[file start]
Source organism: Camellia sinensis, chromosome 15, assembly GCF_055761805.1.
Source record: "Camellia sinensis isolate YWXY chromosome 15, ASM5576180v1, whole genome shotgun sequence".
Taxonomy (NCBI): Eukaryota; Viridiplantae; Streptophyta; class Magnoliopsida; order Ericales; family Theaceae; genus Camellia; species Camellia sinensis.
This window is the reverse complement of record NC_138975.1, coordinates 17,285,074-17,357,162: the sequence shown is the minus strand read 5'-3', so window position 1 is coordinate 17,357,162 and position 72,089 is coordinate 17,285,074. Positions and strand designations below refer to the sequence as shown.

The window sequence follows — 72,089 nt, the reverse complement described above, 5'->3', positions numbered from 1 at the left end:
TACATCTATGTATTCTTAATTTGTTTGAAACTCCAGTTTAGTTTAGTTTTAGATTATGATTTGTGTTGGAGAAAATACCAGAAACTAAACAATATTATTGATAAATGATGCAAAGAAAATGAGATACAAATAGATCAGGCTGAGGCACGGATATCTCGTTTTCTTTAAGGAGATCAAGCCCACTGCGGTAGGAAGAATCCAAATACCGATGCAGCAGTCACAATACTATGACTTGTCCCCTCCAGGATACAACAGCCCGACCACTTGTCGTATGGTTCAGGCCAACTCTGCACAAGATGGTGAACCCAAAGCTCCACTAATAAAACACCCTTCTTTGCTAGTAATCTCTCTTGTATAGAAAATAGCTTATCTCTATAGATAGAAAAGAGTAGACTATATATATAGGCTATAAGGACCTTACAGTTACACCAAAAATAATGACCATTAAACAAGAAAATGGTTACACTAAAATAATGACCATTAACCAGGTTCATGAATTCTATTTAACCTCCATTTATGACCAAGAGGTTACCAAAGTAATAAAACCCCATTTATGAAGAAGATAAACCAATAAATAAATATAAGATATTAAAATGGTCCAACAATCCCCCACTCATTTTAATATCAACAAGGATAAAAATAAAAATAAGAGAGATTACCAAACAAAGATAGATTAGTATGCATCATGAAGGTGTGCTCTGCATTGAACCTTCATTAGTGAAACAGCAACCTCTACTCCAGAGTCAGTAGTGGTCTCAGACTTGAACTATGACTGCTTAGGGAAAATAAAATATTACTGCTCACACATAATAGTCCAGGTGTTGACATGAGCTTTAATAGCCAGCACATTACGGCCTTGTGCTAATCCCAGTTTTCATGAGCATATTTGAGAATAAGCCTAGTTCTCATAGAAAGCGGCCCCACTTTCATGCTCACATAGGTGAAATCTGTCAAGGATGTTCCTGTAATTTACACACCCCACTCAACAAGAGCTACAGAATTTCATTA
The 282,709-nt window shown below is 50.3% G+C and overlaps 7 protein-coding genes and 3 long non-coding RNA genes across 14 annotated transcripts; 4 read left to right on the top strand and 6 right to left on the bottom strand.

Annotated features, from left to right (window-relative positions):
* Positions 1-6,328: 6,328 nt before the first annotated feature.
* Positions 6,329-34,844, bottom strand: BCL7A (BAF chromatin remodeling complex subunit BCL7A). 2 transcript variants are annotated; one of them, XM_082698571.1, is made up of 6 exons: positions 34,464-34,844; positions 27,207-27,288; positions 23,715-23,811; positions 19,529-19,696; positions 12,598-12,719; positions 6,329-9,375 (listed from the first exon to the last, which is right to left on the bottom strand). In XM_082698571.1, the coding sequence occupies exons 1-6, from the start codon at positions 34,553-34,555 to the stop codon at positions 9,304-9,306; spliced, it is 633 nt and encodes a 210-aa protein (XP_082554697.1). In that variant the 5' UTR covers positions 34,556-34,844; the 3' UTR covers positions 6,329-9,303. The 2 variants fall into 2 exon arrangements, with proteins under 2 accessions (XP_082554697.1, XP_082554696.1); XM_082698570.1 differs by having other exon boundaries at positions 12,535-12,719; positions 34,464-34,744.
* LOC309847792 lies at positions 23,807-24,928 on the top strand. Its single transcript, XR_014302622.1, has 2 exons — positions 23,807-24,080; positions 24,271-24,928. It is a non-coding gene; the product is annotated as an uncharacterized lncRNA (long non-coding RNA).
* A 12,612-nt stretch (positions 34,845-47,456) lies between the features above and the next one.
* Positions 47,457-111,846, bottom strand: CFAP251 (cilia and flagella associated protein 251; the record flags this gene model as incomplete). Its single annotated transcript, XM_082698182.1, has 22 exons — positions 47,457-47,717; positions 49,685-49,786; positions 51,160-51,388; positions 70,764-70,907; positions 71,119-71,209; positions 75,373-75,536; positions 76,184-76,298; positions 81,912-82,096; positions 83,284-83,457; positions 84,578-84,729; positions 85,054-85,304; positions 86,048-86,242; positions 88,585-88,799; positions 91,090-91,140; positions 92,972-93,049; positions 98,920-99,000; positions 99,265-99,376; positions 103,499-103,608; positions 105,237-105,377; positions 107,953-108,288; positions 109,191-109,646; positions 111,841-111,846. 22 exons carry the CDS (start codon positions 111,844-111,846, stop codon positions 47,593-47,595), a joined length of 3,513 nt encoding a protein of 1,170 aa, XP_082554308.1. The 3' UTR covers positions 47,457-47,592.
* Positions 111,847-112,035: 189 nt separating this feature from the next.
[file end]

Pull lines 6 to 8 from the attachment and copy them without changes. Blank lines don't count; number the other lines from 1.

TACATCTATGTATTCTTAATTTGTTTGAAACTCCAGTTTAGTTTAGTTTTAGATTATGATTTGTGTTGGAGAAAATACCAGAAACTAAACAATATTATTGATAAATGATGCAAAGAAAATGAGATACAAATAGATCAGGCTGAGGCACGGATATCTCGTTTTCTTTAAGGAGATCAAGCCCACTGCGGTAGGAAGAATCCAAATACCGATGCAGCAGTCACAATACTATGACTTGTCCCCTCCAGGATACAACAGCCCGACCACTTGTCGTATGGTTCAGGCCAACTCTGCACAAGATGGTGAACCCAAAGCTCCACTAATAAAACACCCTTCTTTGCTAGTAATCTCTCTTGTATAGAAAATAGCTTATCTCTATAGATAGAAAAGAGTAGACTATATATATAGGCTATAAGGACCTTACAGTTACACCAAAAATAATGACCATTAAACAAGAAAATGGTTACACTAAAATAATGACCATTAACCAGGTTCATGAATTCTATTTAACCTCCATTTATGACCAAGAGGTTACCAAAGTAATAAAACCCCATTTATGAAGAAGATAAACCAATAAATAAATATAAGATATTAAAATGGTCCAACAATCCCCCACTCATTTTAATATCAACAAGGATAAAAATAAAAATAAGAGAGATTACCAAACAAAGATAGATTAGTATGCATCATGAAGGTGTGCTCTGCATTGAACCTTCATTAGTGAAACAGCAACCTCTACTCCAGAGTCAGTAGTGGTCTCAGACTTGAACTATGACTGCTTAGGGAAAATAAAATATTACTGCTCACACATAATAGTCCAGGTGTTGACATGAGCTTTAATAGCCAGCACATTACGGCCTTGTGCTAATCCCAGTTTTCATGAGCATATTTGAGAATAAGCCTAGTTCTCATAGAAAGCGGCCCCACTTTCATGCTCACATAGGTGAAATCTGTCAAGGATGTTCCTGTAATTTACACACCCCACTCAACAAGAGCTACAGAATTTCATTA
The 282,709-nt window shown below is 50.3% G+C and overlaps 7 protein-coding genes and 3 long non-coding RNA genes across 14 annotated transcripts; 4 read left to right on the top strand and 6 right to left on the bottom strand.

Annotated features, from left to right (window-relative positions):